Why you should follow a cycling training programme specific to your gender
Cycling enthusiasts and professional cyclists have their preferences when it comes to training for race day or simply training in general. And, while there’s nothing wrong with that as we all have our own way of doing things, it’s also important to pay attention to your training programme. Doing this gives you an opportunity to learn whether it contributes to or sabotages your overall goal.
Investigate whether you’re following a programme that’s tailored to your gender. Now, you may be asking yourself why training according to your gender matters. In this article, we’ll discuss the science behind this assertion. We’ll also recommend the best online bicycle shop in South Africa to visit for quality bike parts.
Why training according to your gender matters
The short and simple answer is the physiological difference between men and women. While there’s still a wide gap in the study of how sex-related characteristics affect sports performance, experts have found a few factors that contribute to performance for both men and women. These include the difference in body structure and functionality, biological aspects and nutritional response.
Body structure and functionality
We’re all well aware that men and women’s bodies are built differently. Women have wider hips than men and a shorter torso-leg length. This plays a role in the approach to pedalling. As a female cyclist, you also have to remember this factor when in search of bicycles for sale. We recommend that when you visit a cycling store, you make sure that you get a bike that’s suited for your body structure.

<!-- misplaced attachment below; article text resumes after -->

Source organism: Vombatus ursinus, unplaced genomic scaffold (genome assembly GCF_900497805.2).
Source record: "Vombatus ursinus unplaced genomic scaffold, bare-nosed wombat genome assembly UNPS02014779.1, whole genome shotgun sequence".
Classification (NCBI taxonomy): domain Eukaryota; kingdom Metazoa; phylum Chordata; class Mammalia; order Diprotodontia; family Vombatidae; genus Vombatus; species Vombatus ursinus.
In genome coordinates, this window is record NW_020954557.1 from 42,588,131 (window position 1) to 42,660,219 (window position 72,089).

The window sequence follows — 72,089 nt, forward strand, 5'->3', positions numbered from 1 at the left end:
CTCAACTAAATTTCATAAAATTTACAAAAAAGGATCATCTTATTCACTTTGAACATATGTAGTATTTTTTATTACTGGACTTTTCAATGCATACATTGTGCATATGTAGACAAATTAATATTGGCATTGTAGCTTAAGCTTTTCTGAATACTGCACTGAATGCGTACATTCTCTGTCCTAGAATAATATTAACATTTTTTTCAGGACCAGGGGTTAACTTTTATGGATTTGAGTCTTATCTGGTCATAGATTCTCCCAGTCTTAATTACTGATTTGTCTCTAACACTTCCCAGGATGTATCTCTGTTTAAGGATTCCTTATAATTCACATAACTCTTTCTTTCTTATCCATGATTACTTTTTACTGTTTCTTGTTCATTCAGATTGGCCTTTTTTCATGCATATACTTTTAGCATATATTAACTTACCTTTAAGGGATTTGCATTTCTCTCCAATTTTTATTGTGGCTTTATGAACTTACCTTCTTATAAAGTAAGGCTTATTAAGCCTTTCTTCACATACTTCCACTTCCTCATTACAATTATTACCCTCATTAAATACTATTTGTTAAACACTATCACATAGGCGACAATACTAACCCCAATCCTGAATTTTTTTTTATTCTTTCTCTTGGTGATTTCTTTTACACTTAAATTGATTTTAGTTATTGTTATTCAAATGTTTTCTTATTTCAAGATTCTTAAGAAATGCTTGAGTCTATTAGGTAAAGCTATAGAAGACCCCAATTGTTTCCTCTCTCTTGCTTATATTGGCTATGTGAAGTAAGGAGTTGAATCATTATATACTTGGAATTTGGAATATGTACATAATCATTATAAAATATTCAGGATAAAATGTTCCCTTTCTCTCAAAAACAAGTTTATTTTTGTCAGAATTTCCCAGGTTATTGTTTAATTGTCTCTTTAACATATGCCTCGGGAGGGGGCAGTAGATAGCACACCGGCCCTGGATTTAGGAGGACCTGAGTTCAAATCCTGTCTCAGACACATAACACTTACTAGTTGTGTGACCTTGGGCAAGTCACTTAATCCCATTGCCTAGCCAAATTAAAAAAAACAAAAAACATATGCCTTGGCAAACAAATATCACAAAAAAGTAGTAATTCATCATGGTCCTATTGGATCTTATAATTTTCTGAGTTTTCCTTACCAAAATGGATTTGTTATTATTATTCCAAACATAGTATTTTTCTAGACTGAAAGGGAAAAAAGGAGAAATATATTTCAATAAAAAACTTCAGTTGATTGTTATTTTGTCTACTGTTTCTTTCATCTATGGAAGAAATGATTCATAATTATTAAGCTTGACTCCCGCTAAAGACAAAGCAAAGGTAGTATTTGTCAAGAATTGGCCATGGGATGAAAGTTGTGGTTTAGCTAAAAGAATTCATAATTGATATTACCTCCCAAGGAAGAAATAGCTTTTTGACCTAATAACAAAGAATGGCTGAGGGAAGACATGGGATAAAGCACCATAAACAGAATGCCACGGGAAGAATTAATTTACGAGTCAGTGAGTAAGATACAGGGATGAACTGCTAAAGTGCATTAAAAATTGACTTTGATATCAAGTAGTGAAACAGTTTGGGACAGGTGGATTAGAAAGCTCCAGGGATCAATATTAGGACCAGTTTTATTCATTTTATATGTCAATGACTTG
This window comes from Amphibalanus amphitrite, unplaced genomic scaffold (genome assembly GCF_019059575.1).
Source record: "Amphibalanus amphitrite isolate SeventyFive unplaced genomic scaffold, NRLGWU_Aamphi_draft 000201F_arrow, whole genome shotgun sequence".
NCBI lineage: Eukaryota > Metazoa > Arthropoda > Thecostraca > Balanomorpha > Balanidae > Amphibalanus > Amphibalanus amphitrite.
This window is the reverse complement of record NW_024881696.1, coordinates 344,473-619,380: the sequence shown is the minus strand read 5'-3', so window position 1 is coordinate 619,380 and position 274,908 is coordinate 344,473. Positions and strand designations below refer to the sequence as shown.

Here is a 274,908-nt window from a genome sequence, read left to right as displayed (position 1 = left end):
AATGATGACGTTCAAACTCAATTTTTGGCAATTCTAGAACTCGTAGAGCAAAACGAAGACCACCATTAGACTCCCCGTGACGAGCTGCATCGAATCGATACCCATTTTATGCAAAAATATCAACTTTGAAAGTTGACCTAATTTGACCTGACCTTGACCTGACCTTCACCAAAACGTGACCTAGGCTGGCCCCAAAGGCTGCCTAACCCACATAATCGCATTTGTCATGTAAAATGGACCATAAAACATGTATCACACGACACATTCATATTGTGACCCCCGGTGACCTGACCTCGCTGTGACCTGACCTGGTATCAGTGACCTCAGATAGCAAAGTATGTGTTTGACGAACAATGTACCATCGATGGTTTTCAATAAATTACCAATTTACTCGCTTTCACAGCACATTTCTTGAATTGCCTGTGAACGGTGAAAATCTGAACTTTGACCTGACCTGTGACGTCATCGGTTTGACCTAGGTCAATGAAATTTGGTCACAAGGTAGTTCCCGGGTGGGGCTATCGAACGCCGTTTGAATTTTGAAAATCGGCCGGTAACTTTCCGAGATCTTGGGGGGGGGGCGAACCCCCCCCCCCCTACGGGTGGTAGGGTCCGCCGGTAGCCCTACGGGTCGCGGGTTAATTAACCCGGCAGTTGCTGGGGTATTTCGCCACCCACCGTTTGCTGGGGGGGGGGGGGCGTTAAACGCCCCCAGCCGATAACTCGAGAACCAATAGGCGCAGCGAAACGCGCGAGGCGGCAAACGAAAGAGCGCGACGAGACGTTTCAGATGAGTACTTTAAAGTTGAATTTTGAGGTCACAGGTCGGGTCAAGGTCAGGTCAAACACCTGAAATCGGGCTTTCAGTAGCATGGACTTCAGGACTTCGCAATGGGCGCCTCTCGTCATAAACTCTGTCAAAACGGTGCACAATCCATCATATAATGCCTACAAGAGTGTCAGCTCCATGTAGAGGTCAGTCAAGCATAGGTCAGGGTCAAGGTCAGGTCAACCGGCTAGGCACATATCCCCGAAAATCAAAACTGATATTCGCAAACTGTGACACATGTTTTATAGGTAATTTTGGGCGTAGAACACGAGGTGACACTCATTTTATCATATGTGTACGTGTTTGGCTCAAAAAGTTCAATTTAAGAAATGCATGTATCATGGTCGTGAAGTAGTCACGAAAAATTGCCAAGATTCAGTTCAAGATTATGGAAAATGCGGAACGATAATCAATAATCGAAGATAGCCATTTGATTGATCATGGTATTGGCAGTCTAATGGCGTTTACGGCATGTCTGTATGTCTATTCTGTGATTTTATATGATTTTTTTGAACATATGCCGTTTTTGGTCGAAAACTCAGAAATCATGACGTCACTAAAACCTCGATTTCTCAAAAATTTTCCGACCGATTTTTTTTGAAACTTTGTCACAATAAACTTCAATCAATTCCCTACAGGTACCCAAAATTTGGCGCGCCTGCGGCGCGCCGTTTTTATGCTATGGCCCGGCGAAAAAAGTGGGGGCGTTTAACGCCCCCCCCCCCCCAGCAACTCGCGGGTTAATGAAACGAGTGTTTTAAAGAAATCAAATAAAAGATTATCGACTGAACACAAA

Additionally, there’s a huge difference in testosterone levels. Women typically have lower testosterone levels and higher estrogen levels, which tends to cause a smaller amount of muscle mass and higher body fat in women than in men. This means the distribution of power to the core and upper body area is lower for women than it is for men. So, female cyclists need to focus more on strength training to elevate their performance levels when cycling.
Because women biologically have lower testosterone levels, they tend to have lower V02max and iron levels. These two chemical elements play a part in the production of red blood cells that transport oxygen to the body. Sufficient oxygen supply is critical for athletes to be able to meet the demands of training.
Men, on the other hand, have the advantage of producing higher testosterone levels. However, the level of testosterone can decrease with age. This can impact your cycling performance, so it’s important to stay informed about your levels to make necessary adjustments.
Typically, men respond better to carb-loading than women. This is due to the difference in fuel metabolism. This difference affects the ability of females to store, breakdown, and use carbohydrates in the same manner as males. Carb-loading helps athletes delay onset fatigue during races and training sessions. This means female athletes need to fuel up on nutrition a bit more frequently than usual on intense training days.
We acknowledge that there are not a lot of studies done on female athletes in comparison to men. This explains the gap in real results on how the differences between these two genders affect sports performance. However, it’s also important not to ignore these little differences and create a professional cyclist training programme that can best maximise your chances of meeting your goals.
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